On Thursday, LinkedIn announced the launch of a new networking service it’s calling LinkedIn Contacts. The concept behind it is that users want to make sure that they’re fostering relationships with the right people and keeping track of their activity. In order words, it’s your personal assistant to help you network better and meet the people who are important to you.
Contacts is powered through technology it received from Connected, a company LinkedIn acquired in 2011, and can be used not only on the Web, but also within a standalone iOS app. The professional social network says it’s going to be available as a “limited release”, meaning that it’s by invitation only and just within the United States,
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As we all know, LinkedIn is one of most popular social networks currently out in the market. It is also one of the few targeting professionals — it has redefined how people talk business with one another. Networking is the name of the game and the company is making moves to help make it more efficient.
With Contacts, information about people is sourced from address books, emails, and a user’s calendar and paired up against their LinkedIn network. Once curated, LinkedIn will be able to show you not only the name, photo, title, and location, but also important like their email address and when was the last time you had communicated with them.
What’s more, if you search by a tag or a company, you’ll be able to filter through all your contacts to determine who you know the best there. For example, I might click on “Evernote” to find that I’m connected with CEO Phil Libin, but that I have a closer relationship with developer advocate Rafe Needleman.
Individual LinkedIn profile pages have also been updated for those using Contacts. Now, details such as notes, tags, and information about how you know them can be affixed to a profile, almost like there was a comment section to the profiles. Items created by the user are visible only to them.
LinkedIn Contacts also has a news feed to it that will help you find new opportunities to keep in touch with important people. It will display updates relating to job changes, birthdays, and more. A user only has to tap on an action button and a pre-customized email message is ready to be sent. By doing this, relationships can be strengthened. A daily email digest is also distributed to help users keep track of any status update.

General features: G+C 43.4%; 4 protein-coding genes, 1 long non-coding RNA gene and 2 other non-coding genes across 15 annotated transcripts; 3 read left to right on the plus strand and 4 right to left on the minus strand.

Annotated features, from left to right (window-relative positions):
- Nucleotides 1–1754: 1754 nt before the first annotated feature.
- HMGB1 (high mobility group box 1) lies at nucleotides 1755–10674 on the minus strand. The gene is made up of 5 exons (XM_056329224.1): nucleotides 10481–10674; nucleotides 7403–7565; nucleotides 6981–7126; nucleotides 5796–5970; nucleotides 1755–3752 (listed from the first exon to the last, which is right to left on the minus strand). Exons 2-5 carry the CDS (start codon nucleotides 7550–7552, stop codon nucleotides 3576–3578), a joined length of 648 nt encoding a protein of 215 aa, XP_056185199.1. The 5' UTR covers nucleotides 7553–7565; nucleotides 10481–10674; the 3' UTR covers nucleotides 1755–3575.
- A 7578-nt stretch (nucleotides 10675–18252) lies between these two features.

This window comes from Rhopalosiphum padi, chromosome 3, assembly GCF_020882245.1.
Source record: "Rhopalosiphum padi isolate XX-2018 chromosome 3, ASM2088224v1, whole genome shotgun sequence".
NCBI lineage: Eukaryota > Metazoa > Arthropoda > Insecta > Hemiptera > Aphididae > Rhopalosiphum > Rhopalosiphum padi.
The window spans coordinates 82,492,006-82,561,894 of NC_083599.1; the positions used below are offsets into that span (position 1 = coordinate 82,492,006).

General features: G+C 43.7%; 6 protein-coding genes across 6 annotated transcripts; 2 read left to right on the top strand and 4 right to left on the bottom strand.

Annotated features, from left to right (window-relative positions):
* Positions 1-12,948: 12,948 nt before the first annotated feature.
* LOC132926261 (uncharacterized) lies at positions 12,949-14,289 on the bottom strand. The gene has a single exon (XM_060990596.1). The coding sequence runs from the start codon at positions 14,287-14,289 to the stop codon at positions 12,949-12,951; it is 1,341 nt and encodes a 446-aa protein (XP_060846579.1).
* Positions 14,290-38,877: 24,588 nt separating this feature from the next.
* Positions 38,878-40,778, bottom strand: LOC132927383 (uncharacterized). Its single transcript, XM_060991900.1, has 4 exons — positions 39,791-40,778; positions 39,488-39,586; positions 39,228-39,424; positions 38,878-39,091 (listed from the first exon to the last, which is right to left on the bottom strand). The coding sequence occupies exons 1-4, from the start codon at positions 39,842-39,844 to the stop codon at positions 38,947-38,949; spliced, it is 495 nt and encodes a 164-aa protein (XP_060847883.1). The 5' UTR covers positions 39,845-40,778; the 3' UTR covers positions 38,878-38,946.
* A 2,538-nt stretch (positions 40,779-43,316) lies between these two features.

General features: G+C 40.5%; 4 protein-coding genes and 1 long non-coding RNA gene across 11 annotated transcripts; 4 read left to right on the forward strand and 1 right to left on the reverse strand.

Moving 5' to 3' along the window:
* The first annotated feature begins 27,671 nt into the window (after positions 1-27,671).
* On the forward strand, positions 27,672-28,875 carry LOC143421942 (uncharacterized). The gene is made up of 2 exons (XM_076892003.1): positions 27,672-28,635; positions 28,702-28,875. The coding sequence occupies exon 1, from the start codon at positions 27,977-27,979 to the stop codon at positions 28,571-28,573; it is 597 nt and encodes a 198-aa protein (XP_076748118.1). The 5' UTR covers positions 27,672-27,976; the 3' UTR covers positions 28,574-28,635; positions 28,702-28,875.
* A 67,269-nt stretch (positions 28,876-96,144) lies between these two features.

Using Contacts while on the go
Contacts is also available for iOS devices as a standalone app. While it would be sensible to include the above-stated features in the main LinkedIn mobile app, it’s just not in the cards, yet. Sachin Rekhi, the company’s Product Lead for Contacts, says that this functionality could be migrated over, but not right now.
LinkedIn Contacts is the first time the company has released a standalone app. Yes, it has a CardMunch app, but that was inherited through an acquisition. This app takes LinkedIn connections and consolidates it with iPhone contacts and those from other sources, such as LinkedIn, Gmail, Yahoo Mail, and Outlook. It even ties-in with several professional services, including CardMunch (naturally), Evernote, and TripIt.
What makes the Contacts app useful is the ability to search for people and jot down notes while on the go. Say you’re at a conference and meet a lot of people — wouldn’t you want to have a convenient and easy way to log information about that person without having to write it all down on the back of their business card? I’d wager that not many people take the time to do that after a meeting.
Using this app, a person can instantly look up anyone’s LinkedIn profile and view what is shared publicly. If there is supplemental data found in emails or on the phone, it will be integrated into Contacts to help provide comprehensive information about the person. In addition, after that meeting, the user can jot down notes right on the LinkedIn profile to remember later on. The service still ensures that user-generated notes are only visible to the creator, not to any other party.
Contacts will let anyone save a profile of someone they know. This is different from adding them as a connection — when saving, only the public information is cached within the system almost like a bookmark. When a solid enough relationship has been made, the user can easily send a friend request with a simple tap on the profile.
A versatile networking service
As mentioned before, LinkedIn Contacts is actually the result of the company’s integration with Connected, a contact management service. The service was headed by Rekhi and wound up being the latest piece in the professional social network’s attempt to create an professional CRM tool for networking.
With all this data being passed through LinkedIn, it probably shouldn’t be a surprise that the company has really grown to become a very versatile networking service. By that we mean that it can take any data about an individual and assemble a profile, or even a dossier, if you will, that you can reference at any time to keep track of those people you really want to know about.
I might meet someone who I’ve never met before, like venture capitalist Vinod Khosla. If I see him at an event, I could use Contacts to look up his profile so I have some good talking points. If I manage to grab his card, I can quickly snap a photo using CardMunch and have it imported into my LinkedIn account.
In addition, Rapportive also gives me another option of looking up someone’s profile through my email when I’m not logged in. As a result, the whole social network helps to foster relationships between people and gives them the necessary information to have a productive dialogue.
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